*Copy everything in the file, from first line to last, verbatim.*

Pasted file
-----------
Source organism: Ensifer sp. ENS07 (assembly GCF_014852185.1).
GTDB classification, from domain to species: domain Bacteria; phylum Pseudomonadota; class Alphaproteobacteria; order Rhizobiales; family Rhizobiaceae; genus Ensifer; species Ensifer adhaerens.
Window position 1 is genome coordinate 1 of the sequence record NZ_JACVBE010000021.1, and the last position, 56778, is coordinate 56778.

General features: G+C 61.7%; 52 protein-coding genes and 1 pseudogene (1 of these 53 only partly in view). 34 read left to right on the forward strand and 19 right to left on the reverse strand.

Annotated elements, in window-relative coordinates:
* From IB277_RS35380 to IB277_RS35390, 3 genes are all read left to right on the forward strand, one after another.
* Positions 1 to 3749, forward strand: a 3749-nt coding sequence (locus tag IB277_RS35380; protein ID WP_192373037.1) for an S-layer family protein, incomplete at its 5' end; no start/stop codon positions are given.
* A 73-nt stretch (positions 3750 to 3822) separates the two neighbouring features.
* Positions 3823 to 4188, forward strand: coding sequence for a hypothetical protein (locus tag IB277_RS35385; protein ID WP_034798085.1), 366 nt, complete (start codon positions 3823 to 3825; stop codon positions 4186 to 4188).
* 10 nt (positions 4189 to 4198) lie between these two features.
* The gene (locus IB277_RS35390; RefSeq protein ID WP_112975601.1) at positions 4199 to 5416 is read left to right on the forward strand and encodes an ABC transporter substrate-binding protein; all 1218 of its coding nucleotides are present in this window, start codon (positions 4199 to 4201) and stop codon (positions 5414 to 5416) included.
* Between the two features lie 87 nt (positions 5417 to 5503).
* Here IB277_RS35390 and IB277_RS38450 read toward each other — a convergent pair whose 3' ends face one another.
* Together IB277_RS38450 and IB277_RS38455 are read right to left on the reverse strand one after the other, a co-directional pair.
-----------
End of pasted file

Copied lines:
Source organism: Ensifer sp. ENS07 (assembly GCF_014852185.1).
GTDB classification, from domain to species: domain Bacteria; phylum Pseudomonadota; class Alphaproteobacteria; order Rhizobiales; family Rhizobiaceae; genus Ensifer; species Ensifer adhaerens.
Window position 1 is genome coordinate 1 of the sequence record NZ_JACVBE010000021.1, and the last position, 56778, is coordinate 56778.

General features: G+C 61.7%; 52 protein-coding genes and 1 pseudogene (1 of these 53 only partly in view). 34 read left to right on the forward strand and 19 right to left on the reverse strand.

Annotated elements, in window-relative coordinates:
* From IB277_RS35380 to IB277_RS35390, 3 genes are all read left to right on the forward strand, one after another.
* Positions 1 to 3749, forward strand: a 3749-nt coding sequence (locus tag IB277_RS35380; protein ID WP_192373037.1) for an S-layer family protein, incomplete at its 5' end; no start/stop codon positions are given.
* A 73-nt stretch (positions 3750 to 3822) separates the two neighbouring features.
* Positions 3823 to 4188, forward strand: coding sequence for a hypothetical protein (locus tag IB277_RS35385; protein ID WP_034798085.1), 366 nt, complete (start codon positions 3823 to 3825; stop codon positions 4186 to 4188).
* 10 nt (positions 4189 to 4198) lie between these two features.
* The gene (locus IB277_RS35390; RefSeq protein ID WP_112975601.1) at positions 4199 to 5416 is read left to right on the forward strand and encodes an ABC transporter substrate-binding protein; all 1218 of its coding nucleotides are present in this window, start codon (positions 4199 to 4201) and stop codon (positions 5414 to 5416) included.
* Between the two features lie 87 nt (positions 5417 to 5503).
* Here IB277_RS35390 and IB277_RS38450 read toward each other — a convergent pair whose 3' ends face one another.
* Together IB277_RS38450 and IB277_RS38455 are read right to left on the reverse strand one after the other, a co-directional pair.